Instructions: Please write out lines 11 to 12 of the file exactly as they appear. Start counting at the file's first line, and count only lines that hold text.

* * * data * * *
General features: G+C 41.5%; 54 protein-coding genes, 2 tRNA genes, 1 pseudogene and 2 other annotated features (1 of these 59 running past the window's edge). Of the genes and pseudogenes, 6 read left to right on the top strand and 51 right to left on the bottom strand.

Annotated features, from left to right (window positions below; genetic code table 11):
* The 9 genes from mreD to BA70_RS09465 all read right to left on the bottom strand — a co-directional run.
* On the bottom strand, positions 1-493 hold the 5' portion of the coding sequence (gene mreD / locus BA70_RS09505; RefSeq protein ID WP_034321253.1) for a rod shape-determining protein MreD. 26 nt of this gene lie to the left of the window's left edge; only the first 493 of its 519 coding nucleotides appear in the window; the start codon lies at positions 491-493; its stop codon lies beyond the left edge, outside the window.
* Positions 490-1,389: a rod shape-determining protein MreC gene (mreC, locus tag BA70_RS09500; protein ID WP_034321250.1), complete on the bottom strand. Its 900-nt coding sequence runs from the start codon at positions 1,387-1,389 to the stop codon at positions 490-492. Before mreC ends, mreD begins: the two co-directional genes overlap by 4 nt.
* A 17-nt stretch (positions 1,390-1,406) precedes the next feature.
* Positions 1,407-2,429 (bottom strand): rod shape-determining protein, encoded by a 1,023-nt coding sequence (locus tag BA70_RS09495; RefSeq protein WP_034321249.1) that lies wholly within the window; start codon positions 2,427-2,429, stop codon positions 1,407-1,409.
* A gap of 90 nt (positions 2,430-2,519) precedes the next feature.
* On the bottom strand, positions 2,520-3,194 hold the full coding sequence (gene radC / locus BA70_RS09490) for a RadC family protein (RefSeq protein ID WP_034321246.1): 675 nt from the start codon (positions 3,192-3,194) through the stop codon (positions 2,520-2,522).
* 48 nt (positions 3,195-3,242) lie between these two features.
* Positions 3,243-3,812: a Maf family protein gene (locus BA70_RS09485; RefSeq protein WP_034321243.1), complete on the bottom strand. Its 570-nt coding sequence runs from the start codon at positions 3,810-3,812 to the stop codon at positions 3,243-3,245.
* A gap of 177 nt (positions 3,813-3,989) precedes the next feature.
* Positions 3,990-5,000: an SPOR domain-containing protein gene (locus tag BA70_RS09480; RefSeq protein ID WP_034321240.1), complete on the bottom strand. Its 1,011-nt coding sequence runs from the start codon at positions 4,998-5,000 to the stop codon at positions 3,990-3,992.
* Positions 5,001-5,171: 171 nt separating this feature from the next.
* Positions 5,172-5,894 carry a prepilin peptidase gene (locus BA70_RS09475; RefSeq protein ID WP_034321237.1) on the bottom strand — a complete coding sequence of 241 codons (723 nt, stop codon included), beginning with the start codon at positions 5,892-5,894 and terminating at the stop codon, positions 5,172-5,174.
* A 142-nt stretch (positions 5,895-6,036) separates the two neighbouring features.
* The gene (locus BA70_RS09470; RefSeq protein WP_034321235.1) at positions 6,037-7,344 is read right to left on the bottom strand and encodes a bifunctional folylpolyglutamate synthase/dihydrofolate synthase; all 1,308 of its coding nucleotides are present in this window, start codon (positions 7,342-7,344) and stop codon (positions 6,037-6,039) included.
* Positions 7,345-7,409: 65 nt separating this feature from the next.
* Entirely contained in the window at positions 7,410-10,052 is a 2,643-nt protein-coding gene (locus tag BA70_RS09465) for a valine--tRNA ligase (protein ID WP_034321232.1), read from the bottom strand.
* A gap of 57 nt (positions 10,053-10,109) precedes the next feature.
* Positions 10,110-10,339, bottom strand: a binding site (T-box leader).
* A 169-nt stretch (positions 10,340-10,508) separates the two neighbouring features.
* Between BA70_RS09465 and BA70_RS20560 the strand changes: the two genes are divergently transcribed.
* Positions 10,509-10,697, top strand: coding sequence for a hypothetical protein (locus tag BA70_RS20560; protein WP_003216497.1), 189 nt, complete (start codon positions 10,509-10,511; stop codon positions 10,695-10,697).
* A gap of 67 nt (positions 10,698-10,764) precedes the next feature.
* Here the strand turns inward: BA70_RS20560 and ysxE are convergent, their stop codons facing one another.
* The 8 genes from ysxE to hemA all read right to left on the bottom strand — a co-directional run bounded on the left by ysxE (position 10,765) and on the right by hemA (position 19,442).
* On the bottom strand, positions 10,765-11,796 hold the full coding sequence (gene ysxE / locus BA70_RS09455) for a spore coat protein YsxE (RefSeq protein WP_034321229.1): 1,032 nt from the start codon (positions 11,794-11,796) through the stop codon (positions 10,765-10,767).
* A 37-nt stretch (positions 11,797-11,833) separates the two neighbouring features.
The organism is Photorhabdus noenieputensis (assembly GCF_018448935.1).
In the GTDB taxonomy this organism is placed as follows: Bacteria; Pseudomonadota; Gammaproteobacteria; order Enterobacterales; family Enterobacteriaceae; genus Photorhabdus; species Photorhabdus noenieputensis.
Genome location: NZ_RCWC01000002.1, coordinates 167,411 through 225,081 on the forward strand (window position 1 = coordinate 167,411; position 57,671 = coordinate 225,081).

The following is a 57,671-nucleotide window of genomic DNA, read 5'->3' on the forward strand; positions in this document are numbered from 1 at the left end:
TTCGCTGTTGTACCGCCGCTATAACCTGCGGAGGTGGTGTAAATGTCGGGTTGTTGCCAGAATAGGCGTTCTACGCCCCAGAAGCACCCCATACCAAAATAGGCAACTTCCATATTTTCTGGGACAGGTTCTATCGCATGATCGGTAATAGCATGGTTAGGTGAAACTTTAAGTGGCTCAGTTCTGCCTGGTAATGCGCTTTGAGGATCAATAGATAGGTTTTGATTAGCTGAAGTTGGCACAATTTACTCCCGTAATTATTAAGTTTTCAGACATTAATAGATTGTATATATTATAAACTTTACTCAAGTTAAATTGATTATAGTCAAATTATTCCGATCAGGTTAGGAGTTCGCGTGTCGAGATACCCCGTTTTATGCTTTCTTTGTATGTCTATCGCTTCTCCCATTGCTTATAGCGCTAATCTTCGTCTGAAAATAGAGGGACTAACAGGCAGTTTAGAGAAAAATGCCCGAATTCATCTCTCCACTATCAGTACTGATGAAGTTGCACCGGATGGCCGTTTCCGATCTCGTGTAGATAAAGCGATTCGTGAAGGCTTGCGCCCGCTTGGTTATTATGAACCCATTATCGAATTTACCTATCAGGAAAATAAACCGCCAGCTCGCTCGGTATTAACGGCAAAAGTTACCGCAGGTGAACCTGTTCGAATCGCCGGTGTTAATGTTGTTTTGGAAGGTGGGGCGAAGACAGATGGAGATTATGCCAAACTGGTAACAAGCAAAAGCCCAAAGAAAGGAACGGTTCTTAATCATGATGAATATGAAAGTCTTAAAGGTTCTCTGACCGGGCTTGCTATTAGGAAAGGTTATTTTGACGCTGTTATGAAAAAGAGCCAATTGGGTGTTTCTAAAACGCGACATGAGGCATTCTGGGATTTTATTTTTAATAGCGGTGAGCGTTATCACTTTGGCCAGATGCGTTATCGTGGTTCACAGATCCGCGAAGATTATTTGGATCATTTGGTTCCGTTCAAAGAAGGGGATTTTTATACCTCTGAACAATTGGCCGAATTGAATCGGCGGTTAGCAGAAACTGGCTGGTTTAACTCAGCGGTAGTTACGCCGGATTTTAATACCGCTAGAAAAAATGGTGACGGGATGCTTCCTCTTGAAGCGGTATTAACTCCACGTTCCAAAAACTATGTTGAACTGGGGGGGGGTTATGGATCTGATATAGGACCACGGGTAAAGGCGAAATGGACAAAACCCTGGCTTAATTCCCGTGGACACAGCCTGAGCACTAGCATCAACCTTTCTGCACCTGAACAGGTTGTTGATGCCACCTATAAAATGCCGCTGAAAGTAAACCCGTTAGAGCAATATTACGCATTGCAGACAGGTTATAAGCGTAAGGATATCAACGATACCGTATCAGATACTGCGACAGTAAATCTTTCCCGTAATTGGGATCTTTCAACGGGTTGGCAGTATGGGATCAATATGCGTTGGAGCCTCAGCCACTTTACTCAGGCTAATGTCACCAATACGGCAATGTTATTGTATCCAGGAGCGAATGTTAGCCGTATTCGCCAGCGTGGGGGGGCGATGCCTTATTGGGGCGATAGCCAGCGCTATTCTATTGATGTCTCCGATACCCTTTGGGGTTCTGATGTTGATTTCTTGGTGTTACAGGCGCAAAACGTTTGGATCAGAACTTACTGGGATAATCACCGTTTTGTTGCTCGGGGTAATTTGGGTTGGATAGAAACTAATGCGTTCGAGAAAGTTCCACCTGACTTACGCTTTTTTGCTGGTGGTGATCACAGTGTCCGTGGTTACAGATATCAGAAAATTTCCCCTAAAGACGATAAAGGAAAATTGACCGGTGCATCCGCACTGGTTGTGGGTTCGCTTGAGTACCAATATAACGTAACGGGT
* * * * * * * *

* Positions 3,243-3,812: a Maf family protein gene (locus BA70_RS09485; RefSeq protein WP_034321243.1), complete on the bottom strand. Its 570-nt coding sequence runs from the start codon at positions 3,810-3,812 to the stop codon at positions 3,243-3,245.
* A gap of 177 nt (positions 3,813-3,989) precedes the next feature.